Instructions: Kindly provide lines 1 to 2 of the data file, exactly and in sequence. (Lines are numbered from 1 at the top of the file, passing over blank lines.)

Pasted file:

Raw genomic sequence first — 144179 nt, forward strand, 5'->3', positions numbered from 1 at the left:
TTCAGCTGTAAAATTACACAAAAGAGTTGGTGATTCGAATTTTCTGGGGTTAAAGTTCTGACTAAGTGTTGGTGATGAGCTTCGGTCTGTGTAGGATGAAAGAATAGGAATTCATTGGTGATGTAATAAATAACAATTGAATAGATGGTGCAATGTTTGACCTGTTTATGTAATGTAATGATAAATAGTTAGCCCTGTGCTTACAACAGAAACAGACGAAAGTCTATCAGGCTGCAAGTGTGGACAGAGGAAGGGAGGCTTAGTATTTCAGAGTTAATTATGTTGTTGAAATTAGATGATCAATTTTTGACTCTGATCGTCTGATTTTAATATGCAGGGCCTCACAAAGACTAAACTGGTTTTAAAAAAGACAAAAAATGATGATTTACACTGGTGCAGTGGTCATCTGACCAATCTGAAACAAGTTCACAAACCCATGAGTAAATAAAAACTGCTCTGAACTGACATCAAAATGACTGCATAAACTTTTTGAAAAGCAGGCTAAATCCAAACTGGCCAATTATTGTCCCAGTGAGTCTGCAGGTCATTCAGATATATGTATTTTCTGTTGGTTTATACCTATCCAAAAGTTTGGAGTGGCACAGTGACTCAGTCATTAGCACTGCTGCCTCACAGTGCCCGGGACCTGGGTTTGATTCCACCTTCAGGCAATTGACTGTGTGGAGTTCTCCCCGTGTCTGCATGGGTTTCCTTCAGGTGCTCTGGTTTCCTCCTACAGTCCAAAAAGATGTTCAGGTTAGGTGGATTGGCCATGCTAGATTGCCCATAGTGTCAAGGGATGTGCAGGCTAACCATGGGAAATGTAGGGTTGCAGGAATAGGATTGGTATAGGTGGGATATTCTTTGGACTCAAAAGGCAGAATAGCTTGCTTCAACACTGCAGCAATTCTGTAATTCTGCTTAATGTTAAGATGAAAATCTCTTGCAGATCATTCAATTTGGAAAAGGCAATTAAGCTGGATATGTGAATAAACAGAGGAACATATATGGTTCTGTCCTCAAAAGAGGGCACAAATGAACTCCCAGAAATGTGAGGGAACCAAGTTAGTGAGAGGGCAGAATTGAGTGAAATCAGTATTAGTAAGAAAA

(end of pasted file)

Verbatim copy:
Raw genomic sequence first — 144179 nt, forward strand, 5'->3', positions numbered from 1 at the left:
TTCAGCTGTAAAATTACACAAAAGAGTTGGTGATTCGAATTTTCTGGGGTTAAAGTTCTGACTAAGTGTTGGTGATGAGCTTCGGTCTGTGTAGGATGAAAGAATAGGAATTCATTGGTGATGTAATAAATAACAATTGAATAGATGGTGCAATGTTTGACCTGTTTATGTAATGTAATGATAAATAGTTAGCCCTGTGCTTACAACAGAAACAGACGAAAGTCTATCAGGCTGCAAGTGTGGACAGAGGAAGGGAGGCTTAGTATTTCAGAGTTAATTATGTTGTTGAAATTAGATGATCAATTTTTGACTCTGATCGTCTGATTTTAATATGCAGGGCCTCACAAAGACTAAACTGGTTTTAAAAAAGACAAAAAATGATGATTTACACTGGTGCAGTGGTCATCTGACCAATCTGAAACAAGTTCACAAACCCATGAGTAAATAAAAACTGCTCTGAACTGACATCAAAATGACTGCATAAACTTTTTGAAAAGCAGGCTAAATCCAAACTGGCCAATTATTGTCCCAGTGAGTCTGCAGGTCATTCAGATATATGTATTTTCTGTTGGTTTATACCTATCCAAAAGTTTGGAGTGGCACAGTGACTCAGTCATTAGCACTGCTGCCTCACAGTGCCCGGGACCTGGGTTTGATTCCACCTTCAGGCAATTGACTGTGTGGAGTTCTCCCCGTGTCTGCATGGGTTTCCTTCAGGTGCTCTGGTTTCCTCCTACAGTCCAAAAAGATGTTCAGGTTAGGTGGATTGGCCATGCTAGATTGCCCATAGTGTCAAGGGATGTGCAGGCTAACCATGGGAAATGTAGGGTTGCAGGAATAGGATTGGTATAGGTGGGATATTCTTTGGACTCAAAAGGCAGAATAGCTTGCTTCAACACTGCAGCAATTCTGTAATTCTGCTTAATGTTAAGATGAAAATCTCTTGCAGATCATTCAATTTGGAAAAGGCAATTAAGCTGGATATGTGAATAAACAGAGGAACATATATGGTTCTGTCCTCAAAAGAGGGCACAAATGAACTCCCAGAAATGTGAGGGAACCAAGTTAGTGAGAGGGCAGAATTGAGTGAAATCAGTATTAGTAAGAAAA